My expat Thai friends told me the best place to experience Songkran, Thailand’s annual water festival, was the old city of Chiang Mai. Since I was touring with the very flexible Stray Travel company and happened to be there just in time for the kickoff, I had the option to hop off the schedule there for a few days to experience the throes of the partying and then pick up with a new group later in the week. Co-traveler Amber and I were torn – should we stay and play in the midst of Chiang Mai’s old walls and dozens of wats, or continue on to Laos to see New Year elsewhere?
We tutted around Chiang Mai for two nights pondering our options. I was still jet-lagged, so I followed Amber & Anna like a puppy injected with NyQuil. I’m so happy they were there to motivate me, otherwise I would’ve stayed in bed all day at the Manee Guest House with the shades drawn.
Instead, I wandered markets (sometimes half-asleep), had two glorious Thai massages, devoured mango fruit shakes, tried coconut and chicken Tom Kah soup (which became a staple for me when I got sick a few weeks later in Koh Yao) and somehow managed to stay awake long enough one night to dance at a reggae bar with a couple of cute Norwegian guys.
You may have heard that I have a bit of a phobia. Ok, a huge, debilitating, paralyzing phobia. There are certain, gulp, creatures that cause me physical and emotional distress when I see them or even just suspect them. My eye is starting to twitch again just remembering the horrors I am about to convey. One night while following the gals through a narrow section of crowded market, surrounded on the left and right by vendors and their wares, and flanked in the front and back by slow walking tourists and locals, I saw three, extra large you-know-whats out of the corner of my eye about 10 feet away. As I have since I was a kid, I flipped the flip out and my flight instinct kicked in, and I had to get out of there. Unfortunately, all the slow walkers of Thailand were having a convention right in front of me, moseying along without a care in the world, like there weren’t a multitude of hideous and frightening creatures coming to attack me at that very moment. I had to explain my shrieking and shoving and breakneck escaping to the gals once they caught up with me, and from then on, Amber was my creature protector… always stomping in hotel rooms and bungalows before I went in to make sure I’d be ok. (I know it’s irrational to be afraid of them and not sharks, but no one ever said phobias are rational!)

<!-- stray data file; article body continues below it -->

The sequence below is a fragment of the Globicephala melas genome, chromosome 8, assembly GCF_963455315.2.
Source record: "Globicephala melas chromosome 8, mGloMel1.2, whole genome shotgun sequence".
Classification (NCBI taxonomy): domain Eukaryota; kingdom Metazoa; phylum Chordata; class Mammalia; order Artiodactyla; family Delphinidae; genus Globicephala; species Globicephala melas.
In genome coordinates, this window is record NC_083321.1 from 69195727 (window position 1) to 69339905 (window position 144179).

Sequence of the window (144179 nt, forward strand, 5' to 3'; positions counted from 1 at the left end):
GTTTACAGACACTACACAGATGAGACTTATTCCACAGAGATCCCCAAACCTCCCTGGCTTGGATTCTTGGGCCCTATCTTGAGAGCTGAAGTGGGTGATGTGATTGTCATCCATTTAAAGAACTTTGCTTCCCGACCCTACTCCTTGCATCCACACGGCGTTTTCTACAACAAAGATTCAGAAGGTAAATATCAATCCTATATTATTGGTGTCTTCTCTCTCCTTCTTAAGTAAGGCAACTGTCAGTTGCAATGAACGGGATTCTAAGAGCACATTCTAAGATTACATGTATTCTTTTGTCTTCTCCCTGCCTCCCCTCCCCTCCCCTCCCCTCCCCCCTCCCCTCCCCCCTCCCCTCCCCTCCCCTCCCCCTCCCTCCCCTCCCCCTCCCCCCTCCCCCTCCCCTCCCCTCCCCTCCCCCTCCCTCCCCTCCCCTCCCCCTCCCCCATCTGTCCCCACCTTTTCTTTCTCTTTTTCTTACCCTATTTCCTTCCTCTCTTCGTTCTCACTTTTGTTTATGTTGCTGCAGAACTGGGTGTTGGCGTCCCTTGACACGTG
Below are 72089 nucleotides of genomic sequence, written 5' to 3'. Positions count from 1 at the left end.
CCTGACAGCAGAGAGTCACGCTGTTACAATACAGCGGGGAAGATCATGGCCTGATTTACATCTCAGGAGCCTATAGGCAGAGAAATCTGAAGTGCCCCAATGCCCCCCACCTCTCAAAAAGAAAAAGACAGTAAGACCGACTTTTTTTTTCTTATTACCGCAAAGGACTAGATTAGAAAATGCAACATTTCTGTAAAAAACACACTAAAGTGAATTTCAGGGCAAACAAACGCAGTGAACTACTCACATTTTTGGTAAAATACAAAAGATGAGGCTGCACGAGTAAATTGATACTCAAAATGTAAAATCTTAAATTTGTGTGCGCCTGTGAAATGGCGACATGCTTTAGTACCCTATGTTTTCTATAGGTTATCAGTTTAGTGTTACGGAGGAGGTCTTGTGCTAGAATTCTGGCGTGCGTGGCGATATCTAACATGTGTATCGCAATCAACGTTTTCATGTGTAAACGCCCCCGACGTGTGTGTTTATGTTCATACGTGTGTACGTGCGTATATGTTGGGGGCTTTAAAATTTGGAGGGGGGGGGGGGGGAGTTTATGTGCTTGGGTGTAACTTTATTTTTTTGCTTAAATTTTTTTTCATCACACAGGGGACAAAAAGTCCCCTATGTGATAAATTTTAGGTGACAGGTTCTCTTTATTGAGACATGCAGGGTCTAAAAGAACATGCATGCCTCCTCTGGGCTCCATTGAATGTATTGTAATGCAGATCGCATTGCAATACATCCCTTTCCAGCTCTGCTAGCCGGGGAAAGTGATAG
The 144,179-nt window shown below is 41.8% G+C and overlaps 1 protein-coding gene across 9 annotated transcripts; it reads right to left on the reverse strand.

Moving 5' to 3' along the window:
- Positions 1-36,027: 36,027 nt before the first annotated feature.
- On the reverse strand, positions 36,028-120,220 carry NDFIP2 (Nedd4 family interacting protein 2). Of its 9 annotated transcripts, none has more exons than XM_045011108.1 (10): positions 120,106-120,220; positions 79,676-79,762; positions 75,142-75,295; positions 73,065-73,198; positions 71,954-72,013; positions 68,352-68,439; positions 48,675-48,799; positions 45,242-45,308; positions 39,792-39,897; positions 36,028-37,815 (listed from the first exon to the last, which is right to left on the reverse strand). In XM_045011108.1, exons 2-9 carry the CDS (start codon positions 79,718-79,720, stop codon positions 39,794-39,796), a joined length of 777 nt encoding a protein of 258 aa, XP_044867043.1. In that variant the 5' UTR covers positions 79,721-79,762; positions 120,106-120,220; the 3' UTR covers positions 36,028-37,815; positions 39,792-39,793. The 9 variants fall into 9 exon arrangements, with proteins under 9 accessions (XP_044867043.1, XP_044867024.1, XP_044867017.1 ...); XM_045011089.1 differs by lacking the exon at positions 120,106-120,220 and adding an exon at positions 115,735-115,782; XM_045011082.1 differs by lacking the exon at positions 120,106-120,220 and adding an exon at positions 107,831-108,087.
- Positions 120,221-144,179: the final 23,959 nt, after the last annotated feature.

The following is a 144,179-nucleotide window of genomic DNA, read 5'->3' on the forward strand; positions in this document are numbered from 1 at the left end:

Must-have gear for the Songkran festivities in Chiang Mai
Anyhow, I was less enchanted by Chiang Mai after that terrifying (and mortifying) experience and the subsequent critter-enhanced walk home (there must be millions), so I was onboard with Amber when she said she wanted to move on to the next stop – the Thailand/Laos border. The next morning before we departed, Amber took me to the Blind School of Massage, where blind folks are trained in Thai massage technique, which includes lots of stretching and pulling and bending and stepping on you. Post-beating, I mean, massage, as we were preparing to leave, we had our first run-in with watergun-toting tots. We found ourselves trapped inside the spa because a full-sized troupe of elementary school-aged kids set up a bunker just outside the door. Though we were able to divert the kids long enough to run screaming down the street and escape a soaking, a little old lady with a hose and a handful of American guys did us in on the way back to the guesthouse anyway.
And so we ran for the border!
Up next… Laos!